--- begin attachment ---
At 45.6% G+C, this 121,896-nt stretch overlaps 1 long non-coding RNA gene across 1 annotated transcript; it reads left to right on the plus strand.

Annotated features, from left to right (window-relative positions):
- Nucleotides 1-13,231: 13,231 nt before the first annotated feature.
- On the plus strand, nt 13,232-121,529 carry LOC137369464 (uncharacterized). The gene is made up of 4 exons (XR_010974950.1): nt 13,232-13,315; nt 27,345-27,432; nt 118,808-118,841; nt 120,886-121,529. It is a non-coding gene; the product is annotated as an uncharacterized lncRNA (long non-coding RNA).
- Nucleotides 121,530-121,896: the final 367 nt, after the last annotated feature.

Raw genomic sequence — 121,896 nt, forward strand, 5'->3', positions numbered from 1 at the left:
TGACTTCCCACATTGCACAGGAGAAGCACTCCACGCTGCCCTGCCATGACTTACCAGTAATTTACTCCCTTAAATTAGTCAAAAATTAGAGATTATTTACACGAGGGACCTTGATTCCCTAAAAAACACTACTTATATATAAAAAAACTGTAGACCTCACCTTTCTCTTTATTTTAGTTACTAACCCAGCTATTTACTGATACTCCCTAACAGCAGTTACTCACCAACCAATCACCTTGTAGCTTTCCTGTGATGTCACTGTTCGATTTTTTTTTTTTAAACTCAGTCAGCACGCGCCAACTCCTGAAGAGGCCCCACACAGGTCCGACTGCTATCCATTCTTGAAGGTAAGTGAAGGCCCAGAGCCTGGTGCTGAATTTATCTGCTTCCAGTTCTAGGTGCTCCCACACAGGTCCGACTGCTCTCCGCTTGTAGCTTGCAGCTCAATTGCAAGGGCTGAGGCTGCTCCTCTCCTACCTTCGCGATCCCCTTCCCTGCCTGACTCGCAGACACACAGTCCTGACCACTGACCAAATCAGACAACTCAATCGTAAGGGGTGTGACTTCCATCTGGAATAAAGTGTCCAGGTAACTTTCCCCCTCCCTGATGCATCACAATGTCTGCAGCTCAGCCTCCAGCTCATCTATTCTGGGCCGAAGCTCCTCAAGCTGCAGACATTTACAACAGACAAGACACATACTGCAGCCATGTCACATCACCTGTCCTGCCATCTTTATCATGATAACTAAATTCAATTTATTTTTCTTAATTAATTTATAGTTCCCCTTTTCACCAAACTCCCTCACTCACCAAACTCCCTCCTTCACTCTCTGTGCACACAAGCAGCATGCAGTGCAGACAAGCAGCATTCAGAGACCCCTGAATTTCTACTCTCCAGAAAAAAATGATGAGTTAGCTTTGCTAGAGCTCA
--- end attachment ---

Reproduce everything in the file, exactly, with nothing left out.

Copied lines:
At 45.6% G+C, this 121,896-nt stretch overlaps 1 long non-coding RNA gene across 1 annotated transcript; it reads left to right on the plus strand.

Annotated features, from left to right (window-relative positions):
- Nucleotides 1-13,231: 13,231 nt before the first annotated feature.
- On the plus strand, nt 13,232-121,529 carry LOC137369464 (uncharacterized). The gene is made up of 4 exons (XR_010974950.1): nt 13,232-13,315; nt 27,345-27,432; nt 118,808-118,841; nt 120,886-121,529. It is a non-coding gene; the product is annotated as an uncharacterized lncRNA (long non-coding RNA).
- Nucleotides 121,530-121,896: the final 367 nt, after the last annotated feature.

Raw genomic sequence — 121,896 nt, forward strand, 5'->3', positions numbered from 1 at the left:
TGACTTCCCACATTGCACAGGAGAAGCACTCCACGCTGCCCTGCCATGACTTACCAGTAATTTACTCCCTTAAATTAGTCAAAAATTAGAGATTATTTACACGAGGGACCTTGATTCCCTAAAAAACACTACTTATATATAAAAAAACTGTAGACCTCACCTTTCTCTTTATTTTAGTTACTAACCCAGCTATTTACTGATACTCCCTAACAGCAGTTACTCACCAACCAATCACCTTGTAGCTTTCCTGTGATGTCACTGTTCGATTTTTTTTTTTTAAACTCAGTCAGCACGCGCCAACTCCTGAAGAGGCCCCACACAGGTCCGACTGCTATCCATTCTTGAAGGTAAGTGAAGGCCCAGAGCCTGGTGCTGAATTTATCTGCTTCCAGTTCTAGGTGCTCCCACACAGGTCCGACTGCTCTCCGCTTGTAGCTTGCAGCTCAATTGCAAGGGCTGAGGCTGCTCCTCTCCTACCTTCGCGATCCCCTTCCCTGCCTGACTCGCAGACACACAGTCCTGACCACTGACCAAATCAGACAACTCAATCGTAAGGGGTGTGACTTCCATCTGGAATAAAGTGTCCAGGTAACTTTCCCCCTCCCTGATGCATCACAATGTCTGCAGCTCAGCCTCCAGCTCATCTATTCTGGGCCGAAGCTCCTCAAGCTGCAGACATTTACAACAGACAAGACACATACTGCAGCCATGTCACATCACCTGTCCTGCCATCTTTATCATGATAACTAAATTCAATTTATTTTTCTTAATTAATTTATAGTTCCCCTTTTCACCAAACTCCCTCACTCACCAAACTCCCTCCTTCACTCTCTGTGCACACAAGCAGCATGCAGTGCAGACAAGCAGCATTCAGAGACCCCTGAATTTCTACTCTCCAGAAAAAAATGATGAGTTAGCTTTGCTAGAGCTCA